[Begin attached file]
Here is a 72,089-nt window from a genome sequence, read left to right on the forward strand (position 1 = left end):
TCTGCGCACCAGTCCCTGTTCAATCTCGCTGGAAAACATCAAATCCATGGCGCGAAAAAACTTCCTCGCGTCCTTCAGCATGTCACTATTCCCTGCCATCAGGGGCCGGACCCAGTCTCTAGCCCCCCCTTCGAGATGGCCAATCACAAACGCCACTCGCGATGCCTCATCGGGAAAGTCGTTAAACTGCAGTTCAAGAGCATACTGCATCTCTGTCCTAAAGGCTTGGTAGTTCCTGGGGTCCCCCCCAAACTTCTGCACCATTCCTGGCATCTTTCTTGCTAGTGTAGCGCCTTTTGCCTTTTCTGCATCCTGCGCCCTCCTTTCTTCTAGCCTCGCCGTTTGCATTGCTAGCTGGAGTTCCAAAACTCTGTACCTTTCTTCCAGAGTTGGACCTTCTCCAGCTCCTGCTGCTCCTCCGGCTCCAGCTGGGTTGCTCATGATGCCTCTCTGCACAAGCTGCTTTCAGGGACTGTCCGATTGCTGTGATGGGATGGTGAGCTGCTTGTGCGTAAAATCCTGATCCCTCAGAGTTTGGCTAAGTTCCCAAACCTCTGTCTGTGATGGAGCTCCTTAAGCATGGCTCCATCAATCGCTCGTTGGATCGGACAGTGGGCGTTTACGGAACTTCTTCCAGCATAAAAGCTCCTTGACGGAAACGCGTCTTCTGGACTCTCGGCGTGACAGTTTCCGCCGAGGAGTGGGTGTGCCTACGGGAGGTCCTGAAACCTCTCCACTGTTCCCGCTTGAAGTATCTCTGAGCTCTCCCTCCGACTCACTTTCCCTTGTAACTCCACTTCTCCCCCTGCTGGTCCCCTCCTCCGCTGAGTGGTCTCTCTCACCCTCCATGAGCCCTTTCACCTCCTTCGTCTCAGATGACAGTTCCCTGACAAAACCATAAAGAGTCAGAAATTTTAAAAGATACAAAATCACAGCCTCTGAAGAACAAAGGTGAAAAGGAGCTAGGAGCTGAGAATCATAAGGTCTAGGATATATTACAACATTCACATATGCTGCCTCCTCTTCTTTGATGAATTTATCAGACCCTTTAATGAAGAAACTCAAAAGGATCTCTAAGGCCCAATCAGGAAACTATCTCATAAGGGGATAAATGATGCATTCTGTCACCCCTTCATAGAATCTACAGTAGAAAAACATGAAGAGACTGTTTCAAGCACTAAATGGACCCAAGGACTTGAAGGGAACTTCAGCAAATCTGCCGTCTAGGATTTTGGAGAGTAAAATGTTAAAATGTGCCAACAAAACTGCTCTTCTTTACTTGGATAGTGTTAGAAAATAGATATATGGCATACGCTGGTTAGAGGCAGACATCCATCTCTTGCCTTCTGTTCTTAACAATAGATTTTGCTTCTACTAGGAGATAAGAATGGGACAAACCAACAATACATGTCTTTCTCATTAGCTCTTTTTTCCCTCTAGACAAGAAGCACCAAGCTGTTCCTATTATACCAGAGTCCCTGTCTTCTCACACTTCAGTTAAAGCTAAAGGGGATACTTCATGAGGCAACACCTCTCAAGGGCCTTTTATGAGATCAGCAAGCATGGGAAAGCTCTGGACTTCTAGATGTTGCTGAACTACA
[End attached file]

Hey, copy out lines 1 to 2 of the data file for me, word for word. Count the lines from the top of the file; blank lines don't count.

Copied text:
Here is a 72,089-nt window from a genome sequence, read left to right on the forward strand (position 1 = left end):
TCTGCGCACCAGTCCCTGTTCAATCTCGCTGGAAAACATCAAATCCATGGCGCGAAAAAACTTCCTCGCGTCCTTCAGCATGTCACTATTCCCTGCCATCAGGGGCCGGACCCAGTCTCTAGCCCCCCCTTCGAGATGGCCAATCACAAACGCCACTCGCGATGCCTCATCGGGAAAGTCGTTAAACTGCAGTTCAAGAGCATACTGCATCTCTGTCCTAAAGGCTTGGTAGTTCCTGGGGTCCCCCCCAAACTTCTGCACCATTCCTGGCATCTTTCTTGCTAGTGTAGCGCCTTTTGCCTTTTCTGCATCCTGCGCCCTCCTTTCTTCTAGCCTCGCCGTTTGCATTGCTAGCTGGAGTTCCAAAACTCTGTACCTTTCTTCCAGAGTTGGACCTTCTCCAGCTCCTGCTGCTCCTCCGGCTCCAGCTGGGTTGCTCATGATGCCTCTCTGCACAAGCTGCTTTCAGGGACTGTCCGATTGCTGTGATGGGATGGTGAGCTGCTTGTGCGTAAAATCCTGATCCCTCAGAGTTTGGCTAAGTTCCCAAACCTCTGTCTGTGATGGAGCTCCTTAAGCATGGCTCCATCAATCGCTCGTTGGATCGGACAGTGGGCGTTTACGGAACTTCTTCCAGCATAAAAGCTCCTTGACGGAAACGCGTCTTCTGGACTCTCGGCGTGACAGTTTCCGCCGAGGAGTGGGTGTGCCTACGGGAGGTCCTGAAACCTCTCCACTGTTCCCGCTTGAAGTATCTCTGAGCTCTCCCTCCGACTCACTTTCCCTTGTAACTCCACTTCTCCCCCTGCTGGTCCCCTCCTCCGCTGAGTGGTCTCTCTCACCCTCCATGAGCCCTTTCACCTCCTTCGTCTCAGATGACAGTTCCCTGACAAAACCATAAAGAGTCAGAAATTTTAAAAGATACAAAATCACAGCCTCTGAAGAACAAAGGTGAAAAGGAGCTAGGAGCTGAGAATCATAAGGTCTAGGATATATTACAACATTCACATATGCTGCCTCCTCTTCTTTGATGAATTTATCAGACCCTTTAATGAAGAAACTCAAAAGGATCTCTAAGGCCCAATCAGGAAACTATCTCATAAGGGGATAAATGATGCATTCTGTCACCCCTTCATAGAATCTACAGTAGAAAAACATGAAGAGACTGTTTCAAGCACTAAATGGACCCAAGGACTTGAAGGGAACTTCAGCAAATCTGCCGTCTAGGATTTTGGAGAGTAAAATGTTAAAATGTGCCAACAAAACTGCTCTTCTTTACTTGGATAGTGTTAGAAAATAGATATATGGCATACGCTGGTTAGAGGCAGACATCCATCTCTTGCCTTCTGTTCTTAACAATAGATTTTGCTTCTACTAGGAGATAAGAATGGGACAAACCAACAATACATGTCTTTCTCATTAGCTCTTTTTTCCCTCTAGACAAGAAGCACCAAGCTGTTCCTATTATACCAGAGTCCCTGTCTTCTCACACTTCAGTTAAAGCTAAAGGGGATACTTCATGAGGCAACACCTCTCAAGGGCCTTTTATGAGATCAGCAAGCATGGGAAAGCTCTGGACTTCTAGATGTTGCTGAACTACA